Does the government need to pay you if it engages in eminent domain?

When using eminent domain laws, the government has the ability to take property from landowners. This property can then be used in certain ways, generally for projects that are of a benefit to the public.

In other words, government officials cannot take property to build a home or something of this nature. But the government may be able to use eminent domain laws when doing things like constructing an interstate, building a military base or carrying out other public projects.

Determining fair value

When the government exercises its power of eminent domain to take private property for a public purpose, there is a legal requirement to pay the owner just compensation. Just compensation refers to the fair market value of the property in the current market.

The Fifth Amendment to the United States Constitution includes a “Takings Clause,” which dictates that “nor shall private property be taken for public use, without just compensation.” This constitutional provision establishes the requirement for the government to provide fair compensation when taking private property.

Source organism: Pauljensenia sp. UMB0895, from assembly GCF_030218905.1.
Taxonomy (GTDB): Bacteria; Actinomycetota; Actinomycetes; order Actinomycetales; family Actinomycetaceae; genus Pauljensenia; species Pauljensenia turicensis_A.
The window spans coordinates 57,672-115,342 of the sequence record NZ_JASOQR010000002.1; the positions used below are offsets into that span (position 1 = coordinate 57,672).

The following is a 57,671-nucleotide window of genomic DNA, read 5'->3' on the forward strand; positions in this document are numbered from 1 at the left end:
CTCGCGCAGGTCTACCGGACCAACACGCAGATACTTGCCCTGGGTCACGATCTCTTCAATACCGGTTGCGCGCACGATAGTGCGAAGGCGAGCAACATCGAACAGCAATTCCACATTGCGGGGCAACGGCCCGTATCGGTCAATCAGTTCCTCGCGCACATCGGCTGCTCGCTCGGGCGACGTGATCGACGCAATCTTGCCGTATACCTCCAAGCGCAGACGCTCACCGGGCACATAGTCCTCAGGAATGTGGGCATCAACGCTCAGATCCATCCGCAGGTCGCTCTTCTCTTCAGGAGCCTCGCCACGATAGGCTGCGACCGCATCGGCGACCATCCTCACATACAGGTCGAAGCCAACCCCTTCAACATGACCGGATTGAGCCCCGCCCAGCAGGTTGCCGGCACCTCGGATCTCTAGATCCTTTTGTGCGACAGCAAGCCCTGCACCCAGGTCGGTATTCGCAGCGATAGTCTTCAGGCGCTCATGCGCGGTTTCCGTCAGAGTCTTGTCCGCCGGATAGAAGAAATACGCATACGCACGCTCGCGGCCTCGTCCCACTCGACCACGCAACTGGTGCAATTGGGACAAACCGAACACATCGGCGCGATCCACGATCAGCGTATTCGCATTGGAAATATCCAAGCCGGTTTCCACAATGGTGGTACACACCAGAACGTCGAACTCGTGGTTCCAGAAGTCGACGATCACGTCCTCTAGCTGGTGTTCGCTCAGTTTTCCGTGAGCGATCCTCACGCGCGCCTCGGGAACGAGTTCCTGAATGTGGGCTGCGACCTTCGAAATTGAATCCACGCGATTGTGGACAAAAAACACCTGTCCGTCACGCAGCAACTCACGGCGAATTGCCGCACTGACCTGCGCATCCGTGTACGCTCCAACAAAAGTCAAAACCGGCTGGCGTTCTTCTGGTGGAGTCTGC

The process typically starts with an offer of compensation. This is when the government makes an initial offer for the land. This is based on an appraisal, which helps establish the value of that property at that moment – land values are always changing. If the owner doesn’t agree, they have the opportunity to negotiate with the government to reach an agreement on the amount of compensation. Property owners may hire their own appraisers and legal counsel to assist in this process, especially if there is a significant gap between what the government has offered and what they believe they could sell the property for on the open market.

In some cases, the court has to get involved because both sides cannot agree on the value of the property at hand. Once the court determines the compensation amount, the government is required to pay that amount to the property owner.

Property owners who find themselves in disputes concerning eminent domain must understand their rights in order to make effective use of their legal options. This is also true if they do not believe that the use of eminent domain laws is justified when it comes to their property specifically. Seeking legal guidance can be helpful in this regard.